1. It took me probably 30 seconds to understand that the text blocks on the start page are summaries of what's in every chapter. Try to read this without knowing that this website is an online book:
This doesn't make any sense if you don't know that it describes a chapter in a book.
2. Simplify sentences. Cut adjectives. Shorten. It reads academic. Examples:
> Our goal is to make it as easy as possible for complete beginners to become professional web developers, so if you’ve never written a line of HTML or CSS, but you’re contemplating a career shift, grab a cup of coffee, take a seat, and let’s get to work.
This is a single sentence. It's hard to understand. Your readers aren't all native Americans. This could be turned into:
-> This guide helps you to become a professional web developer, even if you've never written a single line of HTML or CSS.
> They’re very closely related, but they’re also designed for very specific tasks. Understanding how they interact will go a long way towards becoming a web developer.
Ctrl + F "very": Too often.
A good editor might reduce the text by 25-50%. My secret tip is the Material Design Writing guide . It shows how to write for apps. With apps, the user needs to get a task done as fast and efficient as possible. Write that way.
You bring up some valid issues, but I think you're missing the point of the guide: To be friendly. It has a few parts that could use some editing but overall it feels friendly and interactive. Some of the changes you suggest make it seem cold and boring, which (to me at least) would be a reason to put it down and never pick it back up.
> Learning HTML and CSS is hard, but it doesn’t have to be.
That's a great start. It's friendly and it doesn't have unnecessary words in it. It's actually quite powerful.
There's a fine line between being friendly and starting to babble.
I am noob, not stupid.
I think in general someone this new to programming concepts would probably want something a little slower. Once you get the main concepts down for programming then you can speed up, but the abstract thinking is hard for a lot of people to wrap their head around at first.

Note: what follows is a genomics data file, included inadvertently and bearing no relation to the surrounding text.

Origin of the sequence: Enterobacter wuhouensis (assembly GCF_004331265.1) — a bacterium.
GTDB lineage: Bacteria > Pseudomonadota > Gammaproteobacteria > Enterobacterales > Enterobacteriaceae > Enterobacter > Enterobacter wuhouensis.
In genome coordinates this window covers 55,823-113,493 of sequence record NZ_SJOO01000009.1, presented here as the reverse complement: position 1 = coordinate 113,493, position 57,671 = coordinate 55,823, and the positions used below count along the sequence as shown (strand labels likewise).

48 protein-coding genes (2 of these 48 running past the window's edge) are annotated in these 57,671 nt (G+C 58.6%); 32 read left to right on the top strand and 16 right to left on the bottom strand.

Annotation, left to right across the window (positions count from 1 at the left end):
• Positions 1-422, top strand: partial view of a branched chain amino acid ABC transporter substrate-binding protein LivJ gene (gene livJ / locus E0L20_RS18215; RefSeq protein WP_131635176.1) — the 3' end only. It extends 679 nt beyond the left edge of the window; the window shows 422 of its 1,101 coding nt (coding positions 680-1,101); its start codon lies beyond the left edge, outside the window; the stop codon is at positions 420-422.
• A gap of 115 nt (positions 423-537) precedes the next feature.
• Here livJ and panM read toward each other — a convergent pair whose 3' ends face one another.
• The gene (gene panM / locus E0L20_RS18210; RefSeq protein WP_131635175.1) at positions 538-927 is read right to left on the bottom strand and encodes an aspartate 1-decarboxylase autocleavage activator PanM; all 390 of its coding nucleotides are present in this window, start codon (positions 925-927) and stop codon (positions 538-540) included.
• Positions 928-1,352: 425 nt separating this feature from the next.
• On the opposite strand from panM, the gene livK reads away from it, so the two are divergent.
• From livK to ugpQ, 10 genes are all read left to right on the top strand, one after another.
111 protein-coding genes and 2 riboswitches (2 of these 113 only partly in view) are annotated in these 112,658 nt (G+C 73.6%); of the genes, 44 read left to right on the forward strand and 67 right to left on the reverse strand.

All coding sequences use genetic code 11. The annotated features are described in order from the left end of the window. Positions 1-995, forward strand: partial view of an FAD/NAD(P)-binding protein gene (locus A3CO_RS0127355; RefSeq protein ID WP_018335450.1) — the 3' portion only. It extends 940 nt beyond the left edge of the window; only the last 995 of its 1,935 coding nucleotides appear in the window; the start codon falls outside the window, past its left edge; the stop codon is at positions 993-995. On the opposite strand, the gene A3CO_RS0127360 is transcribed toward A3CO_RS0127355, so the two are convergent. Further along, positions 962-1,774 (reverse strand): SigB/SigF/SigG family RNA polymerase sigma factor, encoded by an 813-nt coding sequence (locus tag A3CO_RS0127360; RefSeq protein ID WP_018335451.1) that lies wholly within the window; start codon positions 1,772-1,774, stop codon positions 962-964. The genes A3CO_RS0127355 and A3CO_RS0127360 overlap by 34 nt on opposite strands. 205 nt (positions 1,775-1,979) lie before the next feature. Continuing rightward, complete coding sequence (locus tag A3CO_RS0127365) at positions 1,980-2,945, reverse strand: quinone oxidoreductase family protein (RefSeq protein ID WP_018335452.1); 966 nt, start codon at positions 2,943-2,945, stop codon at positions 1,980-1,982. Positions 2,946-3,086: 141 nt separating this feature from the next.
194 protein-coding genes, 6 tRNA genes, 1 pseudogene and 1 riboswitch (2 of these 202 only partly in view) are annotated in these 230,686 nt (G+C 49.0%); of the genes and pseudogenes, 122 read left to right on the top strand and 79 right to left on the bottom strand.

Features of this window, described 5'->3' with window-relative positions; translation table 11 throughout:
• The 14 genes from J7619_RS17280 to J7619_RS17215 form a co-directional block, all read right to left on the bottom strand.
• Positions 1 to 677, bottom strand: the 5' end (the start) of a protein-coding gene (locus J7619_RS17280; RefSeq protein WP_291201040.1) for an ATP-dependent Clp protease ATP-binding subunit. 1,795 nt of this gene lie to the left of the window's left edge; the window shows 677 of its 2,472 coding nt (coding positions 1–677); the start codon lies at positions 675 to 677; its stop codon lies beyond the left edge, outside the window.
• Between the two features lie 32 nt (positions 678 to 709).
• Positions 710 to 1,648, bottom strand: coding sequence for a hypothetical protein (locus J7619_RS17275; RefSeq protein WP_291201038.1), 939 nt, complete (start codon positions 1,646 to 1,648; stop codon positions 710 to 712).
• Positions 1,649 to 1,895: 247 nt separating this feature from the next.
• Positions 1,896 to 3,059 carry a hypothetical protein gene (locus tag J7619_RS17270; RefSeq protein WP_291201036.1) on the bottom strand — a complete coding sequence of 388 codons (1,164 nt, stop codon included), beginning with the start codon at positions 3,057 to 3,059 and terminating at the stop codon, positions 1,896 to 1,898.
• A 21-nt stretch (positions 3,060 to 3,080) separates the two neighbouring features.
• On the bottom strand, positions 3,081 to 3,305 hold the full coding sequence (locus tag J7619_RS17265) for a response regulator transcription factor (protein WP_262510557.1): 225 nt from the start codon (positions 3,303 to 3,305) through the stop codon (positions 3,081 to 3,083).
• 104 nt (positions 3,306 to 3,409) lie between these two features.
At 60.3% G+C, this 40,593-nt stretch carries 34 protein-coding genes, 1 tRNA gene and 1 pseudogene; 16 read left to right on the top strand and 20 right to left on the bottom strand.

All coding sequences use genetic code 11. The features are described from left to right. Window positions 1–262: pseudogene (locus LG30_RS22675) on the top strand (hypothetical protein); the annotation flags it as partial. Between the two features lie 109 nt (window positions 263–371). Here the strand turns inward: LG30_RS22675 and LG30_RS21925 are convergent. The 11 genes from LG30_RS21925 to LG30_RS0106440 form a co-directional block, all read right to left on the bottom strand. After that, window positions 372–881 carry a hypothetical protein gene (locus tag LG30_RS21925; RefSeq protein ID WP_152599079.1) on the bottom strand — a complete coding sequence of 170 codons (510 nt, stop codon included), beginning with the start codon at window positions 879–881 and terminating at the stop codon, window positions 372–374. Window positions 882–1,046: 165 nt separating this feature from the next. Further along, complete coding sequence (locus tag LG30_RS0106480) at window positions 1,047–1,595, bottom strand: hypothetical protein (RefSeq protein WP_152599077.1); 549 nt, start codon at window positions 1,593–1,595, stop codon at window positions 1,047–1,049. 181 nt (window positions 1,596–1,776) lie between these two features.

For speech, the speaker sets the pace, so the challenge of accessibility is actually twofold: the speaker needs to both be clear and not too fast (or too "efficient").
In text, it's the opposite: the reader sets the pace, so more efficient writing will make reading (at whatever pace) less taxing.
It's all a balancing act of course. Like you said, has to be both clear and fast.
The only comments I have is that it's technically "web design" rather than "web development", and there's nothing about taking the work the user has done and putting it on a server somewhere so other people can see it. It'd be a shame for someone to work through the whole thing and not have a working website at the end.
And I am not talking about using different frameworks / compiled languages / etc... I'm talking about the improved techniques we've developed over the years combined with new features in browsers, such as:
* HTML5 vs. HTML4 (streamlined and more consistent syntax in a lot of places)
* Float-based grid systems for layout
* Flexbox(!) for alignment
* media queries and picture/srcset for responsive design (heck, the whole concept of responsive design)
* web fonts (not being limited to the dozen or so that are available through the OS only)
* BEM methodology (having a modular mindset about styling components, combined with avoiding specificity issues by just using a class for everything)
Why are you assuming said website needs to be successful on the market? Maybe it's a personal website or a hobby project.
If I were starting now, my inspiration would possibly be things like: responsive, single-page apps, with ajax, websockets, etc.
I was going everywhere and viewing source and you could basically figure out how everything was made. Now--not so much.
It's not so much 'success' as similarity with popular projects.
(Pleasantly surprised to see this is still going strong after 20+ years.)